How to Approach Side Projects

How to Approach Side Projects

Everything I’ve learnt about building successful side projects

Almost everyone has great ideas for side projects. Over the past 3-4 years, I have had numerous good ideas, but have only started on a fraction of them, finished even fewer, and been happy with maybe 1 or 2 out of 20. This post is an attempt at crystallizing what I’ve learnt about making it easier to start on your side project ideas, making it more likely that you finish them, and how you can actually be happy with the end product. If you’ve been meaning to start on a side project for a while, maybe you can find some value in this!

At the heart of it, any side project is a 3-step process:

  1. Understand what you’re making/doing
  2. Specify what constitutes a finished project
  3. Implement your idea

I’m going to use 3 side projects to elaborate on each of those steps. The 3 projects are a music and video project that took under an hour to make, a semester long technical project, and an ongoing project: this website! Let’s get started.

1. Understanding what you’re making

This step is all about putting your abstract idea into words. You’re trying to answer the question “what am I making?”. The goal is to add more clarity to your idea. I suggest putting this into writing. There have been multiple situations where I had an idea that made sense to me in my head but looked questionable when put onto paper. At this step, there is no need to be overly specific. Just answer the “what am I making” question. Here’s how I did it for 3 of my projects:

  1. Tiny music project: a random video with some original piece of acoustic music
  2. Branch predictor project: functional level models of 2/3 branch predictors in C++
  3. Personal website: a website that can be a home to all my work and also act as a blog

2. Specification:

You have an idea of what you’re making. Now, specify details before you get started. Answer the question: ‘what constitutes a finished project?’. The goal here is to remove any vague descriptions and set concrete expectations from the project. I like to be as objective as possible here. ‘Specification’ calls for specificity (wow). Be specific! For my projects, I like to make a list of outcomes that need to be done to call the project ‘finished’. Here are some of my lists:

  1. Tiny music project:
    • A chord progression
    • A video
  2. Branch predictor project:
    • 1-level predictor functional level model
    • 2-level predictor functional level model
    • Binary instrumentation tool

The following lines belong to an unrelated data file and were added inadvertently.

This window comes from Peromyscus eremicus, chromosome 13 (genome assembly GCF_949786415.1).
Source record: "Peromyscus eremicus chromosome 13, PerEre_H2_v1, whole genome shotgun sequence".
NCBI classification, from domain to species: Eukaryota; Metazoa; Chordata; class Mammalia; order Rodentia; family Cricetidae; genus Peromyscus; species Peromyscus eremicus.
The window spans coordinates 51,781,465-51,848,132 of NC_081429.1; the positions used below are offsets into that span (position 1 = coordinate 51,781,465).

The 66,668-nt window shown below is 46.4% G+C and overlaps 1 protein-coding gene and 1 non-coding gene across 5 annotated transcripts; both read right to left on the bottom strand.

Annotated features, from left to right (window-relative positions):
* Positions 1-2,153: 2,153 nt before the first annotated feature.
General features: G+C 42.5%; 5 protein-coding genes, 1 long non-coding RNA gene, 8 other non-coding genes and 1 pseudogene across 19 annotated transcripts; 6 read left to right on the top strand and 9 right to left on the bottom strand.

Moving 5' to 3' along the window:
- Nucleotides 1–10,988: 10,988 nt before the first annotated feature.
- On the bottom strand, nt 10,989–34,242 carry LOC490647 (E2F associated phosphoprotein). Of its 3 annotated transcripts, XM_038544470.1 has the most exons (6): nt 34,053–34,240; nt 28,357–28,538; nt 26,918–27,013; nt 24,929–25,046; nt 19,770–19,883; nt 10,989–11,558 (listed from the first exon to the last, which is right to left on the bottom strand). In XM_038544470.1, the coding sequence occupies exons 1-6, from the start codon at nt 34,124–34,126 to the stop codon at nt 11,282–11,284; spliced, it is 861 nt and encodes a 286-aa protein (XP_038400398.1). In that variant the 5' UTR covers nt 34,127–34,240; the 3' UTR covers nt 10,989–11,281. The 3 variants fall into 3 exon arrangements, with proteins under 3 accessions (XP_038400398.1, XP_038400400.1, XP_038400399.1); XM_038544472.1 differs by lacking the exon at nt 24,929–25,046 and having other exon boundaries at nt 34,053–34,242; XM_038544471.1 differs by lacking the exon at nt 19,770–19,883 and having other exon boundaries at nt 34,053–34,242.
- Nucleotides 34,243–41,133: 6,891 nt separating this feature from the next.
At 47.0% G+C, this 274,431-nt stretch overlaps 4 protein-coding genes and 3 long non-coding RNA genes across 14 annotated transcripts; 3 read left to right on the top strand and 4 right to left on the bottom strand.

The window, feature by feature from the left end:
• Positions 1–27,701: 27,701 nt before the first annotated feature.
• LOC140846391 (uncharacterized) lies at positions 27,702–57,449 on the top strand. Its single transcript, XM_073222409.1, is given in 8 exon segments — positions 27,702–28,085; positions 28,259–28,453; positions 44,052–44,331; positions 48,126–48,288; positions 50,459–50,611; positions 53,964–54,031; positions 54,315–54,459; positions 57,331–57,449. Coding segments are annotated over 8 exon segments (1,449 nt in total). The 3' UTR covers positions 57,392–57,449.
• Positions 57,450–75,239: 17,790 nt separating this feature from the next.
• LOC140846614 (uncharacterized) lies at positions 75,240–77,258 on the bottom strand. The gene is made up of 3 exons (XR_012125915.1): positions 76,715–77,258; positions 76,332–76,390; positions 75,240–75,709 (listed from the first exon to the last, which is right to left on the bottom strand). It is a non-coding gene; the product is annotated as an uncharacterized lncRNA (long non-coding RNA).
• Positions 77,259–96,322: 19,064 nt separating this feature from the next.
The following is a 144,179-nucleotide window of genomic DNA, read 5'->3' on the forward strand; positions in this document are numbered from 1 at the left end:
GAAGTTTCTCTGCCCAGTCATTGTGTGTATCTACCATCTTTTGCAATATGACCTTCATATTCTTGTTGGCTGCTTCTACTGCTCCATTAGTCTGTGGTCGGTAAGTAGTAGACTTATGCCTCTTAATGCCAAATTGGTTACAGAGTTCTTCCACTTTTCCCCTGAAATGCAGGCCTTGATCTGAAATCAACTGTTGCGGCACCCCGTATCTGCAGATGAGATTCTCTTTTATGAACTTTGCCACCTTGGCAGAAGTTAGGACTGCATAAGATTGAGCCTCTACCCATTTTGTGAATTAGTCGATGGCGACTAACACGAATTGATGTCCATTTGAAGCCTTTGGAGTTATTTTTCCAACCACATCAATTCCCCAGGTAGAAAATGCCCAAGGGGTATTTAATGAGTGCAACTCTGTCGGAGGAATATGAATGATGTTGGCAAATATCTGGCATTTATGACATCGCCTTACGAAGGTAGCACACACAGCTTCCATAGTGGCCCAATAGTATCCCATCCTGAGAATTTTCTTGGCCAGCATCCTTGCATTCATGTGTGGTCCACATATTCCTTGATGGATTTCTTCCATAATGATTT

• Everything parameterized and extensible
  3. Personal website: a website that can be a home to all my work and also act as a blog
    • A main home/landing page that holds links to all my work
    • A blog page with hero image support
    • A first post with a vision for the website

The point of making these specifications is so you know exactly what you’re trying to build. In my experience this step also makes it more likely that you will be happy with your finished project, but your mileage may vary.

3. Implementation

You now have an exact idea of what your project involves. Time to work on it! You’re looking to answer the ‘how do I make this’ question and then follow through. The goal is to start working on your project, deal with problems, and keep going until you finish. In my experience this step is made infinitely easier when I do steps 1 and 2 well. Otherwise, the lack of clarity is demotivating.

This is also about 80% of the total work of the project, and involves dealing with problems that you don’t foresee. For example, here are problems that came up when I implemented my projects:

  1. Tiny music project:
    • I’m very new to writing my own music. I got stuck many times and changed up the progression at least 3 times until I had something I was happy with.
    • I had some technical difficulties with recording as my mic just stopped working. Did not see that coming.
  2. Branch predictor project): functional level models of 2/3 branch predictors in C++
    • There were parts of the code that required C++ tricks I hadn’t worked with before. Reinterpret casting, compiling Intel’s pintools, issues with huge Makefiles and writing and debugging code.
  3. Personal website:
    • This was my first time being exposed to any sort of web development. Setting up and learning Jekyll was a big task.
    • I also ran into issues with GitHub pages

And that’s mostly it! Here’s some final things to note:

It’s okay to abandon projects if you don’t think they’re working, but abandoning something because it’s too much work just doesn’t feel right (I’ve been guilty of this a lot: my YouTube channel still is a good idea in my head, but just too much work so I don’t get around to it).

The whole process is iterative! During implementation you may realise your spec needs to change a little bit. Do it! If you think something is too difficult and needs to be made easier so you can finish it, that’s a great call.

At the end of the day, side projects are voluntary. I abandon side projects if I stop enjoying the process and ‘finishing the project’ is the only motivator.

There are so many more details that I wanted to talk about in this post, but there just isn’t any room. If you want to talk about any of your side projects or if you have an approach that works well for you, let me know! I’m always willing to talk.

See you next week for a new post!

Thanks for reading! You can always email me to chat about this post - or anything else.